Asian stocks bounced up on Wednesday from a one-month low hit the previous day while the dollar drifted, with investors bracing for a Federal Reserve decision and any signs the central bank is worried about the jump in U.S. bond yields.

Futures on European shares <.STXEc1> pointed to gains in early trade.

Taiwan's TAIEX index <.TWII> led the gains in Asia, jumping 2.95 percent on speculation that the country will sign an agreement with China that could spur investment in its financial industry.

The rise in stocks was limited across the continent before the outcome of the Fed meeting.

The U.S. central bank is widely expected to keep interest rates on hold at a record low and keep its planned debt purchases unchanged. So the focus is on whether it tweaks its statement to rein in a slide in U.S. Treasuries that has threatened the economy's budding recovery.

Benchmark Treasury yields surged to an eight-month peak above 4 percent earlier in the month, pushing up mortgage rates and offsetting the Fed's efforts to help the economy by buying hefty amounts of government and mortgage-related debt.

Investors have started to question how the Fed will step back from its array of emergency programs to stem the crisis and whether its quantitative easing will stoke inflation.

The Fed will likely attempt to assure markets that it will have a credible exit strategy when the time is right, said analysts at Calyon in a note to clients.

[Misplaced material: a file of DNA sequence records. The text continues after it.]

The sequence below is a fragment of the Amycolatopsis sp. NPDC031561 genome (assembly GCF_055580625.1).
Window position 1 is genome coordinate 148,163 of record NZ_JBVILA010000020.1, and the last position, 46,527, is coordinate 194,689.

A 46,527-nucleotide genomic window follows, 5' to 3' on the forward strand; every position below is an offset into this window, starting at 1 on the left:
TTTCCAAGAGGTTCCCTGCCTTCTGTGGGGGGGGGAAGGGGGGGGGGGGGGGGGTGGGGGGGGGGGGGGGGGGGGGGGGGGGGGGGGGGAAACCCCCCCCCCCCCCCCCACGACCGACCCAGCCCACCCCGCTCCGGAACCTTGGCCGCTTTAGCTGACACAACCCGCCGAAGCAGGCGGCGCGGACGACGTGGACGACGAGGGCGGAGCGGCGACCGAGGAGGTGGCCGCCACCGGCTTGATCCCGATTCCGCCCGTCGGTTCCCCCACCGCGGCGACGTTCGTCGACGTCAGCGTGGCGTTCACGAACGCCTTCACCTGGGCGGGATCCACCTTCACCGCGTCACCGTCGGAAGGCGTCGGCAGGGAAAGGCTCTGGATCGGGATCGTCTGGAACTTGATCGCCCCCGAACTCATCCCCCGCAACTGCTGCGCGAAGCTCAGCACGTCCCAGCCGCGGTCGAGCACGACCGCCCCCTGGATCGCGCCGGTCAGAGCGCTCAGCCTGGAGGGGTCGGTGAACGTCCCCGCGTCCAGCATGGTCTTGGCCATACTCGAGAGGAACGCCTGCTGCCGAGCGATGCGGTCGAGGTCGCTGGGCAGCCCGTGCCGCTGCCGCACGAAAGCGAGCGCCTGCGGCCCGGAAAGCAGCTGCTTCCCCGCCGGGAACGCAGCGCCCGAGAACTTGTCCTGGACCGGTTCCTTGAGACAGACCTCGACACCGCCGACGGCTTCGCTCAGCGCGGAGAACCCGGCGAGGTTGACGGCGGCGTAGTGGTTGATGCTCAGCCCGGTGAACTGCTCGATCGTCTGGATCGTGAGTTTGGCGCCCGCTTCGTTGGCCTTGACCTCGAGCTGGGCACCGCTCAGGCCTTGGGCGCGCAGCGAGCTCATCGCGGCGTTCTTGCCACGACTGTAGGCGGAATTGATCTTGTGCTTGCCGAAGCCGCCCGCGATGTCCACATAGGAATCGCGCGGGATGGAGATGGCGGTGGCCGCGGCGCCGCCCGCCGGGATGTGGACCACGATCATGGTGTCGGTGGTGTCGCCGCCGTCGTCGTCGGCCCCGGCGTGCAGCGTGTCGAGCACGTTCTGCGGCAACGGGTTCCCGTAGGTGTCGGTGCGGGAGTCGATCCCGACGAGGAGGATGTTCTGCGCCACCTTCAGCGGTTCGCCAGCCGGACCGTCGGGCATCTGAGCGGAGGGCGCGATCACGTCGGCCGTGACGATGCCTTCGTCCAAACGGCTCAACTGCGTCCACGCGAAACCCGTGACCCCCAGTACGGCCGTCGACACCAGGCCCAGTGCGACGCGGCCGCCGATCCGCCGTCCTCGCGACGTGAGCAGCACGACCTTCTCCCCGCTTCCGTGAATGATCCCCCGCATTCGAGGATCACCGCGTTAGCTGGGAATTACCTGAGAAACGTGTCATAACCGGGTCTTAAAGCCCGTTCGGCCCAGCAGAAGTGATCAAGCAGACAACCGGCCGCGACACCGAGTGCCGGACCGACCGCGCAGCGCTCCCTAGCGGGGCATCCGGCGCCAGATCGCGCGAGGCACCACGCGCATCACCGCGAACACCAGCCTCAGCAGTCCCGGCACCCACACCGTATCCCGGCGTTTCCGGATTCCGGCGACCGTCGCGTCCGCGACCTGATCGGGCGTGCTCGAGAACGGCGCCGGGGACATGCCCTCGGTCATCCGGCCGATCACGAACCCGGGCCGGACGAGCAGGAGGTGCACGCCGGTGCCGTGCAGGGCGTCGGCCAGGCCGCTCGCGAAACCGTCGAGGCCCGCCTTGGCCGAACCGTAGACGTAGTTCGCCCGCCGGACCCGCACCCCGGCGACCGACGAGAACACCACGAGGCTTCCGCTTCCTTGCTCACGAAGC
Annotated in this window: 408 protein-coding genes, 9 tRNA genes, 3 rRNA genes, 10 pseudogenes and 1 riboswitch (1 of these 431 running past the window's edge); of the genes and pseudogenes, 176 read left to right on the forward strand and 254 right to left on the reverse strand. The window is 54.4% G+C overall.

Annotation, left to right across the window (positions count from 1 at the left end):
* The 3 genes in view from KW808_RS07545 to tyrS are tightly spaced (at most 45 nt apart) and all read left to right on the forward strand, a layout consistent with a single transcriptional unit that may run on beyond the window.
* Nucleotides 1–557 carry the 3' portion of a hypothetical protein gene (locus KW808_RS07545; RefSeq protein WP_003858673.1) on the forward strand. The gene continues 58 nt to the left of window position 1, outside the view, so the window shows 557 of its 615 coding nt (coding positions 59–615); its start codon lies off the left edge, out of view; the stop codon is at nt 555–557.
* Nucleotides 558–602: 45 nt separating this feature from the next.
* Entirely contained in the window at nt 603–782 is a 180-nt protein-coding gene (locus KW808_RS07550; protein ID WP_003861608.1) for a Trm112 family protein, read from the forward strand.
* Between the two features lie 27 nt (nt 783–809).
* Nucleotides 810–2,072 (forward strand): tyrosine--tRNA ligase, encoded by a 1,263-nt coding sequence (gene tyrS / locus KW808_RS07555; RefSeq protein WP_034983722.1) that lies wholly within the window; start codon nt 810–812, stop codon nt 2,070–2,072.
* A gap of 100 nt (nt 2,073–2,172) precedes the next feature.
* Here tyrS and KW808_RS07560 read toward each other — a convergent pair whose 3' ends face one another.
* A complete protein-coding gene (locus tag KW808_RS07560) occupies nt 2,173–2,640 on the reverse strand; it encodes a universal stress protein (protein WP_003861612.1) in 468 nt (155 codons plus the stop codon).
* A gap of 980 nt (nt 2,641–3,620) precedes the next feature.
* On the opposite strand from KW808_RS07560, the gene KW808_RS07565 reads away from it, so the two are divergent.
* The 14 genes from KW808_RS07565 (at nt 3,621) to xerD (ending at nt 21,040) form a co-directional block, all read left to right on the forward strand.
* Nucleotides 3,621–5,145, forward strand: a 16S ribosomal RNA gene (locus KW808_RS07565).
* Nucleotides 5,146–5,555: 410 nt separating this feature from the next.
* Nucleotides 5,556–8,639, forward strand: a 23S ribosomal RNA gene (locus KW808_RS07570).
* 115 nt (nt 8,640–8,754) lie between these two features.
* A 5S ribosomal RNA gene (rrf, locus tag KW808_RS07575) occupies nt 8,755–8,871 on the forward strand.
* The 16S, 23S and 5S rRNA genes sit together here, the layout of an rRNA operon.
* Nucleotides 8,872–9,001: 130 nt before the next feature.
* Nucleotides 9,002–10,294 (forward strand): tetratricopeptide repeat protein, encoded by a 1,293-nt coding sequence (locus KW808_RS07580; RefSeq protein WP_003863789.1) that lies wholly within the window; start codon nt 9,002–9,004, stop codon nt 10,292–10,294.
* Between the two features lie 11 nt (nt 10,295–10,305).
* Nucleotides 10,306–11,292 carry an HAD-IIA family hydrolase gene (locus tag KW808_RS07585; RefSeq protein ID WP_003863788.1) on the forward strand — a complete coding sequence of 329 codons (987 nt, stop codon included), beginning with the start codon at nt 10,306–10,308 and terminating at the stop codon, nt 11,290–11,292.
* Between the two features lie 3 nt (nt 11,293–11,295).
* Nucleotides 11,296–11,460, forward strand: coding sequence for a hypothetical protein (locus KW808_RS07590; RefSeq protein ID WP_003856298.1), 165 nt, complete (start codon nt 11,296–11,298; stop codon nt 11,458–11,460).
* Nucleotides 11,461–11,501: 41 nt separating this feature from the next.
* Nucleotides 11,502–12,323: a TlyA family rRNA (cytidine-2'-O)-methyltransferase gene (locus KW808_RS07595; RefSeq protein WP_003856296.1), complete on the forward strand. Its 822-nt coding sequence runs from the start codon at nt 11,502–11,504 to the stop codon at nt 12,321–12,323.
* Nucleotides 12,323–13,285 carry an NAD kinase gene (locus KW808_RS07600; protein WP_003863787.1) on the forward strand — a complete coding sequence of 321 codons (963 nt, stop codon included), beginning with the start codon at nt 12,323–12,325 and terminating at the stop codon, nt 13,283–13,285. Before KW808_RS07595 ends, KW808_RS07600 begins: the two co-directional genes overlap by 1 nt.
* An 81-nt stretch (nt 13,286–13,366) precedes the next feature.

The dollar found its footing after a sharp slide the previous day, the latest volatile move across markets in the last days of the second quarter.

Government bonds also have recovered on building doubts about the strength of any economic recovery. Japan's 10-year government bond yield hit a three-month low.

Market players are keeping a close eye on the results of a special one-year unlimited funding operation the European Central Bank is offering to banks, looking for signs of financial strain in the euro zone if demand is sizeable.

The MSCI index of Asia-Pacific shares outside Japan climbed 1.8 percent, steadying after hitting a one-month low the previous day.

Financials and technology shares led gains. Taiwan's Cathay Financial <2882.TW> was up 6.9 percent, while South Korea's LG Display <034220.KS> rose 2.7 percent.

Asian shares outperformed their U.S. counterparts after the S&P 500 <.SPX> edged up 0.2 percent on Tuesday.

Japan's Nikkei average <.N225> climbed 0.4 percent, underpinned by a rise in energy shares such as Inpex <1605.T> after a jump in oil prices the previous day.

The market shrugged off Japanese data showing exports tumbled 40.9 percent in May from a year earlier, underscoring that any recovery in global trade is going to be a slow one.

Crude oil backed down in Asia, slipping 64 cents a barrel to $68.60.

Despite the slight gains in stocks, Japanese government bonds extended their winning streak as portfolio managers have reinvested funds from $105 billion of maturing bonds this month, analysts said.

A solid auction of two-year Treasuries on Tuesday also helped boost JGBs.

The 10-year JGB yield dropped 2.5 basis points to 1.380 percent, the lowest since early April.

In currencies, the dollar edged up 0.3 percent to 95.50 yen. The euro was up 0.4 percent at $1.4123.

The yen fell across the board on expectations that the launch of new Japanese mutual funds targeting foreign assets would draw hefty subscriptions from household investors.

(Editing by Jan Dahinten)